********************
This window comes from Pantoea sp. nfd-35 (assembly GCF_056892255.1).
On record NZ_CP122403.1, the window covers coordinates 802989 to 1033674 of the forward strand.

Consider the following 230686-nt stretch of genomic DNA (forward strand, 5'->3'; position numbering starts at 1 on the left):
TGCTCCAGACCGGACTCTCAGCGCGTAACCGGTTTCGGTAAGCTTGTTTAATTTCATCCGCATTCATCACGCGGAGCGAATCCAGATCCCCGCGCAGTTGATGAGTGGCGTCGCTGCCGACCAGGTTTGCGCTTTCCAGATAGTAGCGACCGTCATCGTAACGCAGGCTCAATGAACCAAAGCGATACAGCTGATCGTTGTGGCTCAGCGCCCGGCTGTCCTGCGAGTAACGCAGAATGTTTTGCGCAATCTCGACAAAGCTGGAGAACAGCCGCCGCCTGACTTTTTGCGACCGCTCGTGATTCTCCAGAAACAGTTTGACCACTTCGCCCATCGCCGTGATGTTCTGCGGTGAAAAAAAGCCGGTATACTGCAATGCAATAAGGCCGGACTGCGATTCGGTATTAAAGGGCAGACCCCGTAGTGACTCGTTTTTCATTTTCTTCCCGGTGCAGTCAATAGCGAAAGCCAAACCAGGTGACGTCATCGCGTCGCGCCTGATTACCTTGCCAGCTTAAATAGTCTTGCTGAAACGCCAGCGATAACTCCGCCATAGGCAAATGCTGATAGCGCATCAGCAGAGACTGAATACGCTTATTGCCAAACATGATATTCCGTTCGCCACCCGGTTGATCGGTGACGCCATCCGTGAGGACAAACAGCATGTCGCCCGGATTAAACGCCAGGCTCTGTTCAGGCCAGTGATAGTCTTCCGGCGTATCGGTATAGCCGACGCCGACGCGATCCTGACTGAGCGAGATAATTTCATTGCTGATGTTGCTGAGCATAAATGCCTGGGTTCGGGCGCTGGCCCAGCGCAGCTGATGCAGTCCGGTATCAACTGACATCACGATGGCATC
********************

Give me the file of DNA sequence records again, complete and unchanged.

This window comes from Pantoea sp. nfd-35 (assembly GCF_056892255.1).
On record NZ_CP122403.1, the window covers coordinates 802989 to 1033674 of the forward strand.

Consider the following 230686-nt stretch of genomic DNA (forward strand, 5'->3'; position numbering starts at 1 on the left):
TGCTCCAGACCGGACTCTCAGCGCGTAACCGGTTTCGGTAAGCTTGTTTAATTTCATCCGCATTCATCACGCGGAGCGAATCCAGATCCCCGCGCAGTTGATGAGTGGCGTCGCTGCCGACCAGGTTTGCGCTTTCCAGATAGTAGCGACCGTCATCGTAACGCAGGCTCAATGAACCAAAGCGATACAGCTGATCGTTGTGGCTCAGCGCCCGGCTGTCCTGCGAGTAACGCAGAATGTTTTGCGCAATCTCGACAAAGCTGGAGAACAGCCGCCGCCTGACTTTTTGCGACCGCTCGTGATTCTCCAGAAACAGTTTGACCACTTCGCCCATCGCCGTGATGTTCTGCGGTGAAAAAAAGCCGGTATACTGCAATGCAATAAGGCCGGACTGCGATTCGGTATTAAAGGGCAGACCCCGTAGTGACTCGTTTTTCATTTTCTTCCCGGTGCAGTCAATAGCGAAAGCCAAACCAGGTGACGTCATCGCGTCGCGCCTGATTACCTTGCCAGCTTAAATAGTCTTGCTGAAACGCCAGCGATAACTCCGCCATAGGCAAATGCTGATAGCGCATCAGCAGAGACTGAATACGCTTATTGCCAAACATGATATTCCGTTCGCCACCCGGTTGATCGGTGACGCCATCCGTGAGGACAAACAGCATGTCGCCCGGATTAAACGCCAGGCTCTGTTCAGGCCAGTGATAGTCTTCCGGCGTATCGGTATAGCCGACGCCGACGCGATCCTGACTGAGCGAGATAATTTCATTGCTGATGTTGCTGAGCATAAATGCCTGGGTTCGGGCGCTGGCCCAGCGCAGCTGATGCAGTCCGGTATCAACTGACATCACGATGGCATC